Ground-based arrays are exceptionally efficient in snowy areas. This is due to snow having a high albedo. If the ground beneath the solar panels is covered in snow, the bifacial modules will capture the brilliant sunlight. This can make up for the reduced daylight hours during the winter months.
The key to installing bifacial solar panels on the ground is to minimise any prospective shadows and shading. Bifacial manufacturers often provide special mounting clamps to complement solar panels from specific brands. The mounting brackets and clamps tend to be thinner than those for monofacial panels, as they are designed to reduce shadows.
Just like monofacial solar panels, the bifacial panels need to be tilted correctly to get the maximum power output from the solar array. The angle of the tilt differs depending on the latitude, so panels must be tilted in a way that is optimal for the location.
- Roof-Mounted Systems – As with ground-based systems, it is best if the surface beneath is reflective in some way. White or highly reflective roofs that lack any significant slopes are superb for bifacial panels as they have the highest albedo. It is not ideal to install solar panels flush with the roof as it defeats the point of having two sides to capture sunlight.
Roof-mounted bifacial solar panels should be tilted at an angle that corresponds to the latitude. Most of the same rules for ground-based systems correlate with rooftop systems. However, it is important to note that bifacial solar panels are much heavier than monofacial ones. As a result, it’s vital to check if the roof is capable of supporting the additional weight.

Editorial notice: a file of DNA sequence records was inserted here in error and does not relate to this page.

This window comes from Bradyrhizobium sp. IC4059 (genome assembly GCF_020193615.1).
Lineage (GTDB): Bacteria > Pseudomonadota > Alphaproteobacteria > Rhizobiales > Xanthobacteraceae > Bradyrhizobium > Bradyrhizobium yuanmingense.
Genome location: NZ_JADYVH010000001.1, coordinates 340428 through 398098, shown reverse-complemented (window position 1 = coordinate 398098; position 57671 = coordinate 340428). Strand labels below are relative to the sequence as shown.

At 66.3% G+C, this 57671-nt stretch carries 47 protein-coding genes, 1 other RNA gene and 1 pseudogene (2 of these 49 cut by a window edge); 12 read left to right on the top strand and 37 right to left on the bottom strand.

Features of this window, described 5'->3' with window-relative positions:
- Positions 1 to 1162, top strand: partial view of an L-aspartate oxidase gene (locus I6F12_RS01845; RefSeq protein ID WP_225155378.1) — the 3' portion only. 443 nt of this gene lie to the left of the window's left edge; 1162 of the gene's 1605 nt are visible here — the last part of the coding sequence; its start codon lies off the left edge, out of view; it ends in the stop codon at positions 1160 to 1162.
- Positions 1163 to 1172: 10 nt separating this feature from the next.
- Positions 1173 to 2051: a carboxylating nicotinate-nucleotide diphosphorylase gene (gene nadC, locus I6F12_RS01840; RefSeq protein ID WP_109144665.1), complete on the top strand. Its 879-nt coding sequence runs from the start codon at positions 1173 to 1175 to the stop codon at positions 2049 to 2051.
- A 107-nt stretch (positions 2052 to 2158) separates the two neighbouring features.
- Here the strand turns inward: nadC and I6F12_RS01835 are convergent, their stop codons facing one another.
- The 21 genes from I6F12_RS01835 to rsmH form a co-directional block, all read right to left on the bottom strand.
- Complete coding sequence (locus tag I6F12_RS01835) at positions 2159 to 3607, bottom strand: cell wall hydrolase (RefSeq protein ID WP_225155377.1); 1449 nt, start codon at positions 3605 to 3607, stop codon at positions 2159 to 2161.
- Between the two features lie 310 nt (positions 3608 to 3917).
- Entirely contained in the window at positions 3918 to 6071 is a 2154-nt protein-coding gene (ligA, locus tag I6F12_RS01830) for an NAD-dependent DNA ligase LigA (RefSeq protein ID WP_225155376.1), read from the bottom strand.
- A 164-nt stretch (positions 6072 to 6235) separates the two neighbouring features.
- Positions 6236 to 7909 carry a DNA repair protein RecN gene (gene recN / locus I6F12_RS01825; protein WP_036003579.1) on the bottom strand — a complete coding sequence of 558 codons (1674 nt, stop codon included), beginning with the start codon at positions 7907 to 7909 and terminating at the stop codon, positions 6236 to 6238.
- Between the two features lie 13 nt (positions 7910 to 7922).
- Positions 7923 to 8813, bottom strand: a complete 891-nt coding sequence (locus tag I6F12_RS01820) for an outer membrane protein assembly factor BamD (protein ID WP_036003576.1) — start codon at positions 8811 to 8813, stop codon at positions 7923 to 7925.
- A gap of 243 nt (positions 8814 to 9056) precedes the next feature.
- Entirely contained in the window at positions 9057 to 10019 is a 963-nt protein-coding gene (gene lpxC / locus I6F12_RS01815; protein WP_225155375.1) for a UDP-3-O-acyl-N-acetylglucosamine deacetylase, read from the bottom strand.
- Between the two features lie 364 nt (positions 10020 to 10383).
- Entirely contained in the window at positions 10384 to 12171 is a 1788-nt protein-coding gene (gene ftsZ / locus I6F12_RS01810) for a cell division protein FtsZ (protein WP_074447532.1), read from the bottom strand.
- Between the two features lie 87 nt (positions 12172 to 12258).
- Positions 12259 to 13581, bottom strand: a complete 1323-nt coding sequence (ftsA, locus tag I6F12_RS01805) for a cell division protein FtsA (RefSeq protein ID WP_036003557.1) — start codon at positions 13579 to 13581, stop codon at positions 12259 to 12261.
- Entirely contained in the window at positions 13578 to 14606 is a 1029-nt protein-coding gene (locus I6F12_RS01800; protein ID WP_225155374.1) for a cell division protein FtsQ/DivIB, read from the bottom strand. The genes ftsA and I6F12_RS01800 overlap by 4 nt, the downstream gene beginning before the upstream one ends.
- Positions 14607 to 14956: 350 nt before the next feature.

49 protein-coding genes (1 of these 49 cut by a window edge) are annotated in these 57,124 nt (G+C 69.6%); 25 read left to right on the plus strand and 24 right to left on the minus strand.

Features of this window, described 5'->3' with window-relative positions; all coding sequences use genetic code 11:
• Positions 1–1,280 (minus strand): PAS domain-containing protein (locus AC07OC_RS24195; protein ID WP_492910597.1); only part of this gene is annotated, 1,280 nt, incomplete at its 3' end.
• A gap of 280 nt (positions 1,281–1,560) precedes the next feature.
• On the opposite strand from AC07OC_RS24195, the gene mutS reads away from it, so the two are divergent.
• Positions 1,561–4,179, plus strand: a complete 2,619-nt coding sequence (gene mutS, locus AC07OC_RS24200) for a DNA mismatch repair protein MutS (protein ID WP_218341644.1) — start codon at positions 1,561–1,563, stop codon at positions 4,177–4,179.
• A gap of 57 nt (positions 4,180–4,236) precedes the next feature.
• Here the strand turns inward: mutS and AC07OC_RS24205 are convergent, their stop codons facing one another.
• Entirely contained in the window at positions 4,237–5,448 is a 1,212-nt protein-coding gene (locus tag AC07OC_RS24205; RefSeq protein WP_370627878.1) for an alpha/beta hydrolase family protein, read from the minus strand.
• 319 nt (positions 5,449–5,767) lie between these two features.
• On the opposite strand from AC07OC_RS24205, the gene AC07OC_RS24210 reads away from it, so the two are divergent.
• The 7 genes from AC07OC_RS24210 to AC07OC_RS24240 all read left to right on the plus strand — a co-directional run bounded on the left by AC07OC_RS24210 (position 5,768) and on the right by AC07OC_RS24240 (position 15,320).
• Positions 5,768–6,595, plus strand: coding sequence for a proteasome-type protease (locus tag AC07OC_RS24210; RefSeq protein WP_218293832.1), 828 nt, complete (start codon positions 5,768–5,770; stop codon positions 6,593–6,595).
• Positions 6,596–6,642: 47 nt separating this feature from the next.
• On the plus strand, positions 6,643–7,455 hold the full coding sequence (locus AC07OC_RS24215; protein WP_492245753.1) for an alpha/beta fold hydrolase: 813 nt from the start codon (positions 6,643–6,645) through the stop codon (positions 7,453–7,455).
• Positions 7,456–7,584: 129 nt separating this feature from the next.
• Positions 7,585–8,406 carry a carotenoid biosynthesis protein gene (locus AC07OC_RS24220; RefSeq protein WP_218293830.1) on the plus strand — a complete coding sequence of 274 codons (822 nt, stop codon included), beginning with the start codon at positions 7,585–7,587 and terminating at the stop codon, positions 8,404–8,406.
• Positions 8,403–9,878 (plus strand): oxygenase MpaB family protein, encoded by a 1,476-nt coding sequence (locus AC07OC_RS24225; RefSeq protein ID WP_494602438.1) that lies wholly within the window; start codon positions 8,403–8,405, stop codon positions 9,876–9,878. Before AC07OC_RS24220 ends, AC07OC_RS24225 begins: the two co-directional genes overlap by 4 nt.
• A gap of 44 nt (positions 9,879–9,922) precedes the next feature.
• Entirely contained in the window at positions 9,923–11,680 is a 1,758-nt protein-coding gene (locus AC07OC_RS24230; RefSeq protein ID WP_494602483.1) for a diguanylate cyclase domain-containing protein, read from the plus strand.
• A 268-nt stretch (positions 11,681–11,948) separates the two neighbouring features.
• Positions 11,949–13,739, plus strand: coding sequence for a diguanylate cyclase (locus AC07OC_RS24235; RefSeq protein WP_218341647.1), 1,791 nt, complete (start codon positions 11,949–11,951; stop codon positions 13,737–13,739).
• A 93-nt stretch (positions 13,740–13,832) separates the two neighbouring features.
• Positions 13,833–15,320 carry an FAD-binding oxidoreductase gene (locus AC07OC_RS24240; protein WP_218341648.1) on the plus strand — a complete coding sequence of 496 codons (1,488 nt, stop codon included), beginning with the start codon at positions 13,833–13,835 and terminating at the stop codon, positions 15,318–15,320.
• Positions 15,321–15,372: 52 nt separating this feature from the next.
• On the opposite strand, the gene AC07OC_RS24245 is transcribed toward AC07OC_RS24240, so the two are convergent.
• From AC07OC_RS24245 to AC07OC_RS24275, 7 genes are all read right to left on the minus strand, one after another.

- Vertical Bifacial Systems – Vertically installed bifacial solar modules tend to be installed from east to west. This enables the panels to capture electricity both in the early morning and late afternoon. In addition, during the midday period, the panels can capture sunlight reflected off the ground and surrounding areas.
- Horizontal Bifacial Systems – Horizontal bifacial setups can be a good option for the sides of homes or buildings, especially since the solar panels can add to the aesthetics and provide partial shade for the people underneath. Horizontal systems can obtain energy directly from the sun during the day and still accumulate reflected light from the ground. They have added benefits when installed in snowy locations, over swimming pools, or near decking areas. They can also work well as a transparent roof on a pergola or open walkway.
Ways To Increase Bifacial Module Energy Production
The most notable factors to consider when predicting the bifacial module yield are the panel mounting height and albedo.
As we explored above, there are many ways that energy production can be maximised for the use of bifacial modules. However, the most notable factors to consider when predicting the bifacial module yield are the panel mounting height and albedo. Let’s have a look into why these two factors play such a crucial role in bifacial power efficiency:
- Module Mounting Height – The higher the bifacial PV arrays are off the ground or rooftop, the more easily the reflective light can reach the back of the array. However, a significant boost can be achieved in bifacial energy with even a modest height increase. In one test reported by SolarPro, they confirmed that after around 20 inches, the curve of increased energy flattened out, and the additional energy gains were negligible. This data from SolarPro indicates that bifacial modules are suitable for most ground-mounted applications as long as the leading edge of the array is between 18 and 36 inches above the ground.